The endchips created by traditional dies can also create problems in post forming processes. If the screw is heat treated the endchips can fall off and clog the furnace; or if the screw is plated the endchip can dislodge during the plating process and attach to recesses in the head portion of the screw causing problems in the installation of the screw.
It is, therefore, the object of the present invention to provide an improved die design for use in the manufacture of self tapping screws. Specifically, it is the object of the present invention to provide a die design that produces a workpiece having an endchip that can be rolled off in one piece during the thread-rolling process, thereby producing a screw having improved surface finish and drilling performance. An additional object is to provide a die that will reduce costs and downtime associated with post-forming processes.
The foregoing objects and numerous advantages of the present invention will be apparent from the following disclosure.
According to the present invention an improved die for use in the manufacture of self-drilling screws is provided comprising a generally rectangular solid metal block having a top side, front side, forwardly disposed work face and planar bumper area. The work face is provided with a cavity therein for receiving a screw blank and forming the point and flute section of the screw in the same. The work face is also provided with an shallow recess adjacent to the cavity for receiving flash material produced during the forging process. The bumper area in the present invention is provided with an elongated vertical face.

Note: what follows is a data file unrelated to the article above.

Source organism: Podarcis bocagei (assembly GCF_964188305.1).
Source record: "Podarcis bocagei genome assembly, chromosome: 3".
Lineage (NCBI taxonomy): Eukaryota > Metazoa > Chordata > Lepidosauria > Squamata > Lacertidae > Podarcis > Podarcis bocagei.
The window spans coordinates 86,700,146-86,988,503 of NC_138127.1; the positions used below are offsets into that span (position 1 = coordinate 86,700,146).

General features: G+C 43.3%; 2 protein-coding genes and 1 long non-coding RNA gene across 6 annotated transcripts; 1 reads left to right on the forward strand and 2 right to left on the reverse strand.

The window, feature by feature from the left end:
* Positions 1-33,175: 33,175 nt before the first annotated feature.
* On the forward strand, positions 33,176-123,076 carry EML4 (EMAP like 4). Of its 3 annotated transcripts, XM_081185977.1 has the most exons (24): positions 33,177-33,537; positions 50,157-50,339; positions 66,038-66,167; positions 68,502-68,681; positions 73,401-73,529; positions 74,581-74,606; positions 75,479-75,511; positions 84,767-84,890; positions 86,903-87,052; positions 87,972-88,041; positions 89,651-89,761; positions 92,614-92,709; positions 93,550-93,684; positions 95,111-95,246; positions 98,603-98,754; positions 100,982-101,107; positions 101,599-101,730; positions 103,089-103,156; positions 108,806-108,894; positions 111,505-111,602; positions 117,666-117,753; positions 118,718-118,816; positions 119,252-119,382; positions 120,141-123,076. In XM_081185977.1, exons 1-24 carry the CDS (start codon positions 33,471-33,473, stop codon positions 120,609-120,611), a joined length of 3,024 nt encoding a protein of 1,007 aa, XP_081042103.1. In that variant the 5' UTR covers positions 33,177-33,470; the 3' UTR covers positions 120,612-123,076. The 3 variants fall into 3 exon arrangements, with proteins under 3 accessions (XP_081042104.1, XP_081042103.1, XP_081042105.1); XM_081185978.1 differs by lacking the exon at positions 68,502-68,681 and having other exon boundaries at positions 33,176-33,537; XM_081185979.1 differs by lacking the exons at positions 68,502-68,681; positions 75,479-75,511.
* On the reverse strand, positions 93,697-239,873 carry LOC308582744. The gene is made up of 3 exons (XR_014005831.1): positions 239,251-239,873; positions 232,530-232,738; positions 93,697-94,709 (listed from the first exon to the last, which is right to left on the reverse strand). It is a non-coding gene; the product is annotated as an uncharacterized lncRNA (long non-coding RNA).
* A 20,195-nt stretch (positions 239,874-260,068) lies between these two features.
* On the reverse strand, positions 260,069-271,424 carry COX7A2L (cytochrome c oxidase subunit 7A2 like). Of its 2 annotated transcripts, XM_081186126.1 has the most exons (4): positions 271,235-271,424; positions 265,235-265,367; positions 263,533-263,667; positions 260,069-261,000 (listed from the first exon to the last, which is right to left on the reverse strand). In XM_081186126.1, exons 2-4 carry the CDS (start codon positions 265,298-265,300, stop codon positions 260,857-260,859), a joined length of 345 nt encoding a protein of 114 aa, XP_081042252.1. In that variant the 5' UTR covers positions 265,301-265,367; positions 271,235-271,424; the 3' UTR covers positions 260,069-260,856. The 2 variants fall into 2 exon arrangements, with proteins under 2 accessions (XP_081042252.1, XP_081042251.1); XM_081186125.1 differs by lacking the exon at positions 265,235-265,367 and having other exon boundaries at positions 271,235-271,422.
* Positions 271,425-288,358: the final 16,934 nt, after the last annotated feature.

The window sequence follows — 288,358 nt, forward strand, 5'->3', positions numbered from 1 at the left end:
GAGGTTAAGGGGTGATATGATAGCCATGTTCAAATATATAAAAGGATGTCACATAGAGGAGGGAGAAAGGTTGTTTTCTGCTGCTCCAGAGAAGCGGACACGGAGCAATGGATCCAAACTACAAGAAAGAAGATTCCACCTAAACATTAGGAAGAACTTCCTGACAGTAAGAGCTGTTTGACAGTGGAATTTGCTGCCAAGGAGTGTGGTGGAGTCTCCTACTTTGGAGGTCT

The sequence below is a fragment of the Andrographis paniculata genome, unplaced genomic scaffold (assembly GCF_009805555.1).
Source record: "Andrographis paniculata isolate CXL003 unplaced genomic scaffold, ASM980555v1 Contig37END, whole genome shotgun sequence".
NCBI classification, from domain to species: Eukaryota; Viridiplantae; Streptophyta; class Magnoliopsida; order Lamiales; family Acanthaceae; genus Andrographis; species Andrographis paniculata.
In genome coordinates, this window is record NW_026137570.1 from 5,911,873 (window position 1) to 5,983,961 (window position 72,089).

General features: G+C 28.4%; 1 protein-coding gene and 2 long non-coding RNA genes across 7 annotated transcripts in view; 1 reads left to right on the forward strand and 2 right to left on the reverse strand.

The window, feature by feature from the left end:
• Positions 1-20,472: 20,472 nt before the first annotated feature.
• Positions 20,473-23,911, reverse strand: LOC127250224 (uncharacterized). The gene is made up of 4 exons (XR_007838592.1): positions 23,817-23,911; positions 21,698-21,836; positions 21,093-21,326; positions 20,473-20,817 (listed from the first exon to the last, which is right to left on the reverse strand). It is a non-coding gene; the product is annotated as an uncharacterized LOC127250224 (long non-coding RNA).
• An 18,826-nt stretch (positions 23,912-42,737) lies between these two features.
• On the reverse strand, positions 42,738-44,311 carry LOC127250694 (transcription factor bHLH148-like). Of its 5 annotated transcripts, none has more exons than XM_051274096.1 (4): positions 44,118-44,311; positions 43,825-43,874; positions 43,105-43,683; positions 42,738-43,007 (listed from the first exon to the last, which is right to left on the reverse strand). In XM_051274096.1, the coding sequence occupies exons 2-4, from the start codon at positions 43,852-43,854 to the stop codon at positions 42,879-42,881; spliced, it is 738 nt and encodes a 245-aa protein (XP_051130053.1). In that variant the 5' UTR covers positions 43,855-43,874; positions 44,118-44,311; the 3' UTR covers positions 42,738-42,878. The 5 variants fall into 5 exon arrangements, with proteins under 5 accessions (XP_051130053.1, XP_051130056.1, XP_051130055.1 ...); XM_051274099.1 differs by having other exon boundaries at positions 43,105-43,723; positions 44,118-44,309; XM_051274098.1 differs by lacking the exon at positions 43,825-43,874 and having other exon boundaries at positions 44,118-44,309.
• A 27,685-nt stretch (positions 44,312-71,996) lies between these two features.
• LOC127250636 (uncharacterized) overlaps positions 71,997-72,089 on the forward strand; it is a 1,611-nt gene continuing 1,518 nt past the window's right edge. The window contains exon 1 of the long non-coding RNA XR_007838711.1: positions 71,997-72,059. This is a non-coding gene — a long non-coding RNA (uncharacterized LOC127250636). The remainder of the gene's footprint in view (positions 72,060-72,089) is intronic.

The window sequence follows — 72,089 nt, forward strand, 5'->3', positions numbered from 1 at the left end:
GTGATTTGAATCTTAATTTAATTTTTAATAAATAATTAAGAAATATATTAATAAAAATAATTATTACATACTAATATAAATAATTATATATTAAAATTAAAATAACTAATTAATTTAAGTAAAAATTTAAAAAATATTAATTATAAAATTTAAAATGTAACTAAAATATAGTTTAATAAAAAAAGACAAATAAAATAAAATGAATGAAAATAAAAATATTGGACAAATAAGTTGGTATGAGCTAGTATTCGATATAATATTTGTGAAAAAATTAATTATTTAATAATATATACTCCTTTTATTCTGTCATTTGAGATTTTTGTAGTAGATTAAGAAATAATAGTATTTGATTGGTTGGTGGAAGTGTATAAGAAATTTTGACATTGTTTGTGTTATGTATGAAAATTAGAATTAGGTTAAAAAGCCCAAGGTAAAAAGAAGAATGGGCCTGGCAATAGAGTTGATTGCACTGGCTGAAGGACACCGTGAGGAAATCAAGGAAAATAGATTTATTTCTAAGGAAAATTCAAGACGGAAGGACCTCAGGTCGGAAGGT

The elongated bumper and recess act in conjunction to create an endchip that is both stronger and more uniform than those created by conventional dies. As a result, the endchip can be removed in a single piece during the thread rolling process, producing a screw that has improved surface finish as well as enhanced performance capabilities.
Full details of the present invention are set forth in the following detailed description and the illustrations in the accompanying drawings.
In the drawings:
FIG. 1 is a perspective view showing a matching pair of conventional dies found in the prior art;
FIG. 2a shows a blank forged by the conventional die shown in FIG. 1;
FIG. 2b shows the endchip after the blank in FIG. 2a has been thread-rolled;
FIG. 2c shows the finished screw produced from the blank in FIG. 2a;
FIG. 3 shows the die pair according to the present invention;
FIG. 4a shows a blank forged by the die according to the present invention;
FIG. 4b shows the endchip after the blank in FIG. 4a has been thread-rolled;